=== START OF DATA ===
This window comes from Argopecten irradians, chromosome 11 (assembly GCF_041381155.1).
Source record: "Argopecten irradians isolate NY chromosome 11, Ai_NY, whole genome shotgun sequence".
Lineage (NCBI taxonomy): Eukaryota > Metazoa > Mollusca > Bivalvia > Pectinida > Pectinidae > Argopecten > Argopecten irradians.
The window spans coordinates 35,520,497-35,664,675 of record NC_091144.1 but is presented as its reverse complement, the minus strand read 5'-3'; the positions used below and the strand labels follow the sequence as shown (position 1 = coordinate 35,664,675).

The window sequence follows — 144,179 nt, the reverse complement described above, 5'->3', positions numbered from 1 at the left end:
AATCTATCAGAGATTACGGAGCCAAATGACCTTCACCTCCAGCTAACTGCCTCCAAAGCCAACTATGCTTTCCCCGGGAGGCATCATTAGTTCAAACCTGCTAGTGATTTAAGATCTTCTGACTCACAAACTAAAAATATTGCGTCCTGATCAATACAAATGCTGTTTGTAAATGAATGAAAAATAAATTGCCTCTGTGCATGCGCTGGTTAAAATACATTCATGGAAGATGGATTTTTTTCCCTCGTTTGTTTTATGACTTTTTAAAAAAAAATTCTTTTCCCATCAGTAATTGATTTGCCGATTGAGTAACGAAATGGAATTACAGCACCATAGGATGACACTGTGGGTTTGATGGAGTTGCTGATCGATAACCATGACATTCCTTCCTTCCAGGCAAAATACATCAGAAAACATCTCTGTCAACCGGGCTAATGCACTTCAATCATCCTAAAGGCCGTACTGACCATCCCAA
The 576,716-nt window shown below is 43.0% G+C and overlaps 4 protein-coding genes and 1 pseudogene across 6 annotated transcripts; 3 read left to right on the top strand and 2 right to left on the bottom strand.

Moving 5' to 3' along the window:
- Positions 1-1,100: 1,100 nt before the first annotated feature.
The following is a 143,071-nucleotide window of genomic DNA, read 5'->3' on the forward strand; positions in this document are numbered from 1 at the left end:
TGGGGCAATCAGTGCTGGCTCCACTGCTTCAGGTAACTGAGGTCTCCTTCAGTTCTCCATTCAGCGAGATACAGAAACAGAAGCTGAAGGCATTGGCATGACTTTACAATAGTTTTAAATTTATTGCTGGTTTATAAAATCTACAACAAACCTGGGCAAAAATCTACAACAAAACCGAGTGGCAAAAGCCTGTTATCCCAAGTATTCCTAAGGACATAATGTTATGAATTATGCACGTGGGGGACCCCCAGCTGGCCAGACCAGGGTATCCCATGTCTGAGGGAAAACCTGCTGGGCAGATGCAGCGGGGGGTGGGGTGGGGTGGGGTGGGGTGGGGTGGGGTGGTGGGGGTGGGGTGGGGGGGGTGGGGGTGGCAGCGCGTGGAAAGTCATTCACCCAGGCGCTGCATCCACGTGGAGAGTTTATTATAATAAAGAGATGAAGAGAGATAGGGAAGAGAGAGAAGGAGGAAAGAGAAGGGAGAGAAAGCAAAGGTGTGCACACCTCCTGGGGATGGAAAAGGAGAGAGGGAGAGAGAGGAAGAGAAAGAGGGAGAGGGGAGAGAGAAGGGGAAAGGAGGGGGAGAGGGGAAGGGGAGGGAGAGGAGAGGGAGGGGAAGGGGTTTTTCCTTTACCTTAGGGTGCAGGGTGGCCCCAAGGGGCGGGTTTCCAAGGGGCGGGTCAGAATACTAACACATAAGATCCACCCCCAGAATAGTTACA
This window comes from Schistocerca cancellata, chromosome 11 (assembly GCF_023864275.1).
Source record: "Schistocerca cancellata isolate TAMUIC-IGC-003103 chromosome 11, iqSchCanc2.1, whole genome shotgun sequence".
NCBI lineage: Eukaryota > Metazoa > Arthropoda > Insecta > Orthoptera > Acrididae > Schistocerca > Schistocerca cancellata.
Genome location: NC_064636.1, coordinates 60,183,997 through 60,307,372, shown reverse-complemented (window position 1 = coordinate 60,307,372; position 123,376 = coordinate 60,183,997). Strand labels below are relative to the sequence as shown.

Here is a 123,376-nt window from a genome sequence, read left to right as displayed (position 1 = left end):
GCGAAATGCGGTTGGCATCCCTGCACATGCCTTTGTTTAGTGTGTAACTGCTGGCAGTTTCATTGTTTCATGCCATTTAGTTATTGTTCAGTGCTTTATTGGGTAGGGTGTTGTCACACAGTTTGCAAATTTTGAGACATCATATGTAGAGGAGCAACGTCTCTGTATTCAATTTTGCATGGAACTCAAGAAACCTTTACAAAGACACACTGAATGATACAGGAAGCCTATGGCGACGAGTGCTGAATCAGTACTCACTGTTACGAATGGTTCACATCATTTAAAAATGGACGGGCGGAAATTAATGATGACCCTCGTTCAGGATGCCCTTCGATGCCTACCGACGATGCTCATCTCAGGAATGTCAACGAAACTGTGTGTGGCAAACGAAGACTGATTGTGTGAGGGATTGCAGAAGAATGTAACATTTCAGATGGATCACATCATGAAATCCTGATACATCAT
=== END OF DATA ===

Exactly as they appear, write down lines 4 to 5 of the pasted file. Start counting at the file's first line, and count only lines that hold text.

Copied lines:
The window spans coordinates 35,520,497-35,664,675 of record NC_091144.1 but is presented as its reverse complement, the minus strand read 5'-3'; the positions used below and the strand labels follow the sequence as shown (position 1 = coordinate 35,664,675).

The window sequence follows — 144,179 nt, the reverse complement described above, 5'->3', positions numbered from 1 at the left end: